Nevertheless, there are those that have stood up to support the bridge – maintaining in the spirit of John Lennon that it’s time to “give peace a chance.” Speaking to this directive, these proponents say that it’s “time to put down our arms, stop the whining and complaining and embrace” a beautiful architectural creation that promotes peace – in a city of peace. In retrospect, they argue that the Peace Bridge is more economical than 2 other pedestrian bridges recently constructed in Fort Edmonton and Winnipeg – respectively costing $34,000 and $50,000 per metre. Officially, the Peace Bridge finally came in at $30,000 per metre. All things considered, they support Calatrava’s aesthetic masterpiece because “for its symbolic importance as a measure of where our city is heading, for its functional utility and its aesthetic quality, it was money well spent.”

The Calgary Peace Bridge Is a Pathway For Pedestrians and Cyclists

It doesn’t take much to imagine the concept of a bridge as a monument devoted to the fallen victims of terrorism. An aesthetically beautiful bridge, arching across a creek in Washington D. C. – complete with a plaque of dedication – would be kind of nice actually. Don’t forget to participate in our poll below.

You can help promote the establishment of a monument dedicated to all American victims of terrorism, whether they died at home or abroad, by clicking the link above and signing the petition. Nothing is asked but your signature for a good cause.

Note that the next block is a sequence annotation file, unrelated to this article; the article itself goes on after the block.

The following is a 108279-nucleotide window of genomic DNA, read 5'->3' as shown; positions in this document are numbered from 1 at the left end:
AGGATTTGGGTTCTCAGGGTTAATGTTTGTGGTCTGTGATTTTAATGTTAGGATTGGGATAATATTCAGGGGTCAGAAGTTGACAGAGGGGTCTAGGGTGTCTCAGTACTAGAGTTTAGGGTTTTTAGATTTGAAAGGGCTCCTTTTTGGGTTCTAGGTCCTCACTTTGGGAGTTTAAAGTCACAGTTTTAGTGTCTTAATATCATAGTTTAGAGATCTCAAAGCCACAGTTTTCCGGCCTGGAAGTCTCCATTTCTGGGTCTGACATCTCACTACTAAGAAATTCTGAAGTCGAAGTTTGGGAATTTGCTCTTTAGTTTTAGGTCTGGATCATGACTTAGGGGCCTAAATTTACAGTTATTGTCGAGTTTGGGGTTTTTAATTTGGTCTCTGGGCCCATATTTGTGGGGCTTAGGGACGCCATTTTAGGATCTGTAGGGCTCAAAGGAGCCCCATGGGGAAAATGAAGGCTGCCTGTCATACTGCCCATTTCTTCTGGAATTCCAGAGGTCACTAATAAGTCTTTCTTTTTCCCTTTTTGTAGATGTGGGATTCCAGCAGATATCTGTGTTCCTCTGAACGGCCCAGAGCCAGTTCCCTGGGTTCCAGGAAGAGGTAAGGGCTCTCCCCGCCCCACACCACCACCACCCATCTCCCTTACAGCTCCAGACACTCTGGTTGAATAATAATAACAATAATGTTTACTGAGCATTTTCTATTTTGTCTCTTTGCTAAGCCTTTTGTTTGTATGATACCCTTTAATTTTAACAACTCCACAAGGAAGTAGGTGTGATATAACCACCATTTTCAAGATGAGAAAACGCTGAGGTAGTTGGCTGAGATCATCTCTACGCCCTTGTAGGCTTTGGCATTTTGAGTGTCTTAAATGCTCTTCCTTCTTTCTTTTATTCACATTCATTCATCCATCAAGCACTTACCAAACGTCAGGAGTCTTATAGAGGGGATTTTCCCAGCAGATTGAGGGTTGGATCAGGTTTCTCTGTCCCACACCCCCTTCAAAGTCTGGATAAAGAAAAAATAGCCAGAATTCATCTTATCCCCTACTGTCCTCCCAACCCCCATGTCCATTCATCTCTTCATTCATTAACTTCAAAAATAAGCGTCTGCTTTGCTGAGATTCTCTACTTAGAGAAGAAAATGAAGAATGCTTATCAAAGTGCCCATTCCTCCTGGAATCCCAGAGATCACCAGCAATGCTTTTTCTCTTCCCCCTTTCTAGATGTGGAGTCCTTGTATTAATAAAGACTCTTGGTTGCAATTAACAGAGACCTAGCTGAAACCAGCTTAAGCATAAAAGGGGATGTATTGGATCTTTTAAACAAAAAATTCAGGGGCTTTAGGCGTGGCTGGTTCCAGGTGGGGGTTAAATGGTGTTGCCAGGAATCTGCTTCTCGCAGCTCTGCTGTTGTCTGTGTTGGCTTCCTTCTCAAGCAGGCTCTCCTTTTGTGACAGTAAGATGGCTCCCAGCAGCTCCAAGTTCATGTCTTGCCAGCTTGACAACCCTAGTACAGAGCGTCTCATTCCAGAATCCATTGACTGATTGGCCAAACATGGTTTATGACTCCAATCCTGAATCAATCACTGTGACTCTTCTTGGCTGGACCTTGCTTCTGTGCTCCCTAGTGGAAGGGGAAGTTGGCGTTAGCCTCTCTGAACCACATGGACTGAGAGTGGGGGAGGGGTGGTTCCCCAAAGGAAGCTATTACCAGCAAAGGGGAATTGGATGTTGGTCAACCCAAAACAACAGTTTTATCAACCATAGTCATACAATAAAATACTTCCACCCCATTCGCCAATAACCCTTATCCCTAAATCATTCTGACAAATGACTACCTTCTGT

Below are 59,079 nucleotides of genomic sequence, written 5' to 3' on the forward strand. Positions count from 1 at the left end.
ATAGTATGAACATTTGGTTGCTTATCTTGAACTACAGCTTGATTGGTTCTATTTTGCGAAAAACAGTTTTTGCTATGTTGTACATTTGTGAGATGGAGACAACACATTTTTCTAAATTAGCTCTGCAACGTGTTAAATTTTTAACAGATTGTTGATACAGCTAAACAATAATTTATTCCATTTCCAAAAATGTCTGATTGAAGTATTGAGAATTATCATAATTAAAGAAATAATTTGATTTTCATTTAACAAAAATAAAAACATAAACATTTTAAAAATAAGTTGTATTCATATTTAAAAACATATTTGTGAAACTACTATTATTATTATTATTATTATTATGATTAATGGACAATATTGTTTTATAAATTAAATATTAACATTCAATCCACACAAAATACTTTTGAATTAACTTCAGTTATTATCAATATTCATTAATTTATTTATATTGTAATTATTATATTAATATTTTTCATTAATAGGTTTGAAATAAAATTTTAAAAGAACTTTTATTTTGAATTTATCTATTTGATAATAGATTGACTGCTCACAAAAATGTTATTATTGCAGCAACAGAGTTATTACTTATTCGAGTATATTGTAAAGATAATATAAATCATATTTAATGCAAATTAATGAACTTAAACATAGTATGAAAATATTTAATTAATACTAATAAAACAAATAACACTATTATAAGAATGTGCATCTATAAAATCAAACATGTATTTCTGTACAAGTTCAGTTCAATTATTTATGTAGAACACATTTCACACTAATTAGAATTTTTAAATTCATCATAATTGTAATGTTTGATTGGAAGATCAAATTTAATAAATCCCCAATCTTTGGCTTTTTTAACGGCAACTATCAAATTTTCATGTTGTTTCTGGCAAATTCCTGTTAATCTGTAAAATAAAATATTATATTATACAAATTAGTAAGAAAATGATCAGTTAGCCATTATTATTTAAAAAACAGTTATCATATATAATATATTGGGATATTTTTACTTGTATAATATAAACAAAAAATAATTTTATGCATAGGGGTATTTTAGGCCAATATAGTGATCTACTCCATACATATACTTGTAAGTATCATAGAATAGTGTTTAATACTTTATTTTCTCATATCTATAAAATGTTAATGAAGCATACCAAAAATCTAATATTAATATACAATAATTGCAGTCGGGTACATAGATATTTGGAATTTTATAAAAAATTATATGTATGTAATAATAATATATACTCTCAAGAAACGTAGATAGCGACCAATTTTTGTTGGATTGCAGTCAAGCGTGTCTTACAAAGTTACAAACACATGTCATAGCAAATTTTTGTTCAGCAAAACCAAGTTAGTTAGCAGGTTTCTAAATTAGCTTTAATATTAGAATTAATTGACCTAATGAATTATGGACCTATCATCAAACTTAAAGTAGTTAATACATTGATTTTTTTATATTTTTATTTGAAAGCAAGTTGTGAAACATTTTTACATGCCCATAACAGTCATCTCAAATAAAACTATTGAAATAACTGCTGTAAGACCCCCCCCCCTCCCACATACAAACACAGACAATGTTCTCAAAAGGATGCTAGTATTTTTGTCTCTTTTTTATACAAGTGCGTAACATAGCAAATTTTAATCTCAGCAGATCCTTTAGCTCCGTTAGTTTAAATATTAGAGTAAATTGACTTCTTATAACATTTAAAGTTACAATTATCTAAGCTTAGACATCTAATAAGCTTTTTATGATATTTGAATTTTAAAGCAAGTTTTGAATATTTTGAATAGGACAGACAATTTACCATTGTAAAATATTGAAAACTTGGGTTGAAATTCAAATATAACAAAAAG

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The Wall for Peace: A Parisian Wailing Wall

There are times when a certain custom, way of life, or creative expression make so much sense to the human race that they are adapted to fit other circumstances, with the hope a similar result will occur. “What goes around comes around” – or maybe “the best inventions never lose their purpose” might be sayings that would apply in this scenario. Such is the case with the Paris Wall for Peace, the creation of artist Clara Halter, who conceived of the scheme, and architect Jean-Michel Wilmotte, the man who drew the plans and delivered the idea to constructive reality. Wilmotte has earned international fame as the designer of “urban interior architecture,” a voguish name for the construction of public buildings that appeal to the same respect and reverence as your own home. Even before joining with Wilmotte, Halter had been very active in the propagation of peace through her efforts with Eléments, a European publication promoting and tracking the progress of peace in the Middle East. Given this experience in her life, it was quite natural that she would draw upon the symbols of Mid-Eastern culture in her conceptualization of the Wall for Peace. In particular, she reached into the religion of Judaism and the traditions surrounding the Wailing Wall of Jerusalem.